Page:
A large part of the success of your video depends on finding the right people to present the information you want to convey. If they’re well spoken, passionate about the topic, and engaging, your video will be well-positioned to reach the hearts and minds of the people who watch it. Here are some tips for determining who should appear in your video:
Look for people who have expertise about the subject you’re covering in your video: people who know the information, have lived the experience, are comfortable talking about it, and whose stories can move viewers to action, if that’s what you’re aiming for.
If possible, don’t let office politics guide you. Sometimes it’s important for the CEO to make a statement to show that the company is behind the idea, and sometimes the Executive Director is the best person to make an appeal for your cause. But often, people in positions of power appear in videos only because they’re in positions of power, not because they’re the best spokespeople. You want to choose people who are close to the topic, passionate about it, and great presenters.
Less is more. Often organizations don’t want anyone to “feel left out” and include more of their staff members in a video than are necessary, which can make the resulting video feel choppy (or unnecessarily long). You don’t need multiple people saying the same thing. Find a few spokespeople who are good at conveying the points that need to be made and let them sing! In some cases, you may just want to profile one person with a really powerful story to get your message across.
Less is more. Often organizations don’t want anyone to “feel left out” and include more of
In a way, you’re casting different characters for your video — each one representing a different, important point of view. Think about diversity in your casting. Who needs to be represented?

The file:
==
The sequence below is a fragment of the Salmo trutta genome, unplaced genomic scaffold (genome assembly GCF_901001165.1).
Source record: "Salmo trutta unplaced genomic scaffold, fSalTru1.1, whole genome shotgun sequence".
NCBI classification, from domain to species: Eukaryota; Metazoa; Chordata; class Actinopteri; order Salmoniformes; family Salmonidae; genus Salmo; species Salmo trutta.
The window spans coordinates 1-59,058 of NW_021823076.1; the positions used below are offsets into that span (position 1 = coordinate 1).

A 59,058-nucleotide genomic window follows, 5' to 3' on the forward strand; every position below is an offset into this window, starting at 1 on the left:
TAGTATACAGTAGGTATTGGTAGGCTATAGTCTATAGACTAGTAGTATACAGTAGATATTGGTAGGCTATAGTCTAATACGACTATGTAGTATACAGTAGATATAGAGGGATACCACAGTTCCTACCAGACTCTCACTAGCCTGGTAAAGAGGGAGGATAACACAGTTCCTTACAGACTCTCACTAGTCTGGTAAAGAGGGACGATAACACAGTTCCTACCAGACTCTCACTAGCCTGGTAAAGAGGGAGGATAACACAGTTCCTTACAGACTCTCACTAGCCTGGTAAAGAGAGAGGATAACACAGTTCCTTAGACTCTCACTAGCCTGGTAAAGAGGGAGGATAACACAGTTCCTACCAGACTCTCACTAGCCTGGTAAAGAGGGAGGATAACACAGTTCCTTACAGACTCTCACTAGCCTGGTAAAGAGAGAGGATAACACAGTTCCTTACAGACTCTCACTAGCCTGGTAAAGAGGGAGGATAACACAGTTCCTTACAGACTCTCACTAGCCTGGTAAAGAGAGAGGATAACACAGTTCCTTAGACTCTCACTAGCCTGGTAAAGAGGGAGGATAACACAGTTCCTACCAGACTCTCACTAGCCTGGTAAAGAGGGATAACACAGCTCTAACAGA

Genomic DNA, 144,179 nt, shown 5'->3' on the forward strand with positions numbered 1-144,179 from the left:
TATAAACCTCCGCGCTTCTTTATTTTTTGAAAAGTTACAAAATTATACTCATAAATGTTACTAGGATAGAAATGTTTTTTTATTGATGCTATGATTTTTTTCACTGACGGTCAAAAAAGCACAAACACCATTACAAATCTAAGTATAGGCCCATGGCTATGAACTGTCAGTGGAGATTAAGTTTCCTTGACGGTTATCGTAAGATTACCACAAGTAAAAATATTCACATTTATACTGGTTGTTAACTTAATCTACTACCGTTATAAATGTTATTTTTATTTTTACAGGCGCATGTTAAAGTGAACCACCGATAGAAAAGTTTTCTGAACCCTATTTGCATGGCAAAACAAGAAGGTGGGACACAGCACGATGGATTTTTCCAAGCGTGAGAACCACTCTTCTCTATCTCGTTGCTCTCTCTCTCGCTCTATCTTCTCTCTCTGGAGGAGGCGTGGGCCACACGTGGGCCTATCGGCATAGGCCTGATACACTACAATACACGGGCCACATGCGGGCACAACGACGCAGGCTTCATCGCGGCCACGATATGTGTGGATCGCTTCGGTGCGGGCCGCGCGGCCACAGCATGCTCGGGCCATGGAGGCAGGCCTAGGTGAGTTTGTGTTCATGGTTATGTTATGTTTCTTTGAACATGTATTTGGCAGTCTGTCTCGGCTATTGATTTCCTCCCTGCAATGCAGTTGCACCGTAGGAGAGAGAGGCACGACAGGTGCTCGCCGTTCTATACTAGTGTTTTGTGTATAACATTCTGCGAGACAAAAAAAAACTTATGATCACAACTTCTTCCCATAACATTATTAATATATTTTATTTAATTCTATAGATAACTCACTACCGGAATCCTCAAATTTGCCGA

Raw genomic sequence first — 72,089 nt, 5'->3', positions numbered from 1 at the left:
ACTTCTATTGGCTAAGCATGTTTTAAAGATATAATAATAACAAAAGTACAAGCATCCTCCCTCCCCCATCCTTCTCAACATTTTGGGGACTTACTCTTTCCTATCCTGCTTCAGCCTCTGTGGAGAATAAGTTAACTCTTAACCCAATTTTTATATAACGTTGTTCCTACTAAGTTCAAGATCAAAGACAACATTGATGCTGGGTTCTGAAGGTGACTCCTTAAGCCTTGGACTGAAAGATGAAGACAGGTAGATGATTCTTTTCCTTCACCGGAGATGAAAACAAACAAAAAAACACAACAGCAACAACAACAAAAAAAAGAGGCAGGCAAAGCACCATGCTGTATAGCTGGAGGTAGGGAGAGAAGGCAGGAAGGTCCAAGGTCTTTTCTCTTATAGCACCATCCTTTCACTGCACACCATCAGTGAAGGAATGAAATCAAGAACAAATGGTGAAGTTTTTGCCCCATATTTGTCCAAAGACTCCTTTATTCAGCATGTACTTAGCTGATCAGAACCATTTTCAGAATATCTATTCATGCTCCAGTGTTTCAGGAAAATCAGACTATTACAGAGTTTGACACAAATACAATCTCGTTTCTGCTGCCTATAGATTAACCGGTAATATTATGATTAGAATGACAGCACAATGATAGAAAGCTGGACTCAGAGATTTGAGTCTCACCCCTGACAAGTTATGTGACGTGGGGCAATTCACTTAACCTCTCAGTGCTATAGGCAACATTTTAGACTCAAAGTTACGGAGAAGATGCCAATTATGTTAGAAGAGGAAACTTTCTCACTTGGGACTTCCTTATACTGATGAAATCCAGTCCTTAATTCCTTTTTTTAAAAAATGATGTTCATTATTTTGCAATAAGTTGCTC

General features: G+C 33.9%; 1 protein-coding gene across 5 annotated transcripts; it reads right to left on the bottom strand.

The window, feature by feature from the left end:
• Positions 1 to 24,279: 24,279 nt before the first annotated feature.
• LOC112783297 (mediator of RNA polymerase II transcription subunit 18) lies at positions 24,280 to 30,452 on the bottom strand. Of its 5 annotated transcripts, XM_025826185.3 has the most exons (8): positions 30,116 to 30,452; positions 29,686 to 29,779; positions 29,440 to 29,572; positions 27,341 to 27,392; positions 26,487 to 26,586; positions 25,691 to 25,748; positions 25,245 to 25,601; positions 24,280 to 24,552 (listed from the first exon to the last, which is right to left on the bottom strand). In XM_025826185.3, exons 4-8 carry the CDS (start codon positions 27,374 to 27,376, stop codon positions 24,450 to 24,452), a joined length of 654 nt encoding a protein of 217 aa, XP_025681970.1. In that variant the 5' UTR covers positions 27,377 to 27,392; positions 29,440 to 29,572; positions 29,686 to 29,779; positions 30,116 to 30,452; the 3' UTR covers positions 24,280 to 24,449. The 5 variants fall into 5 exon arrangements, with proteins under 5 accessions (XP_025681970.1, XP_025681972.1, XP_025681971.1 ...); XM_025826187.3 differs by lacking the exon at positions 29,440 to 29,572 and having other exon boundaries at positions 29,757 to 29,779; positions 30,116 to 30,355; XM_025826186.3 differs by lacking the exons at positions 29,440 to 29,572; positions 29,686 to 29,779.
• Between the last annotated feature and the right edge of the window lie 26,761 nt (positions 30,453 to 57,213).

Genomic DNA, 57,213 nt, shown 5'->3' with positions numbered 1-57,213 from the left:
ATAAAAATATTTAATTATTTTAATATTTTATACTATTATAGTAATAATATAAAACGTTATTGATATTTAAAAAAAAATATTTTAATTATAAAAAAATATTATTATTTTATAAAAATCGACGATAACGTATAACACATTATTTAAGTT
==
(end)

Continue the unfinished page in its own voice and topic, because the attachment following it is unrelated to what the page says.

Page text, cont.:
When you’re making a video for or about a particular group of people (e.g. people with diabetes, math students, parents, homeless people) make sure the actual people from that group are included, rather than just having others talk about them. Your video will be stronger for it.
Make sure the experts you enlist are good on camera, not just on the printed page. Professors and others who are used to public speaking are good bets. (Though not always. As anyone who has sat through a horrible lecture knows, some are deadly boring!) A good way to find out if someone is likely to be good on camera is to do a research call where you tell them about your project and ask them about the topics you’d like covered in the video. If their answers are thoughtful, energizing, moving, etc. then you can dig deeper and determine what their best contribution areas will be and ask them if they’d like to appear on camera. If not, thank them for their time and valuable research input and move on.
IMPORTANT NOTE: Sometimes, despite your best intentions and thorough screening, the interview with the person you selected doesn’t go well. It happens. People freeze in front of the camera, are having a bad day, or the stars just don’t align for whatever reason. If this happens to you (and it’s happened to all of us), first, take a break from the project and check the recording later. Maybe it wasn’t as bad as you thought. Maybe a lot of it was bad, but there are a couple wonderful gems you can extract from the interview (and that may be all you need). And if worse comes to worst, just don’t include any of that footage in the final video. No harm, no foul.
Now you have some tools you can use to select the most effective “cast” for your video. Just remember: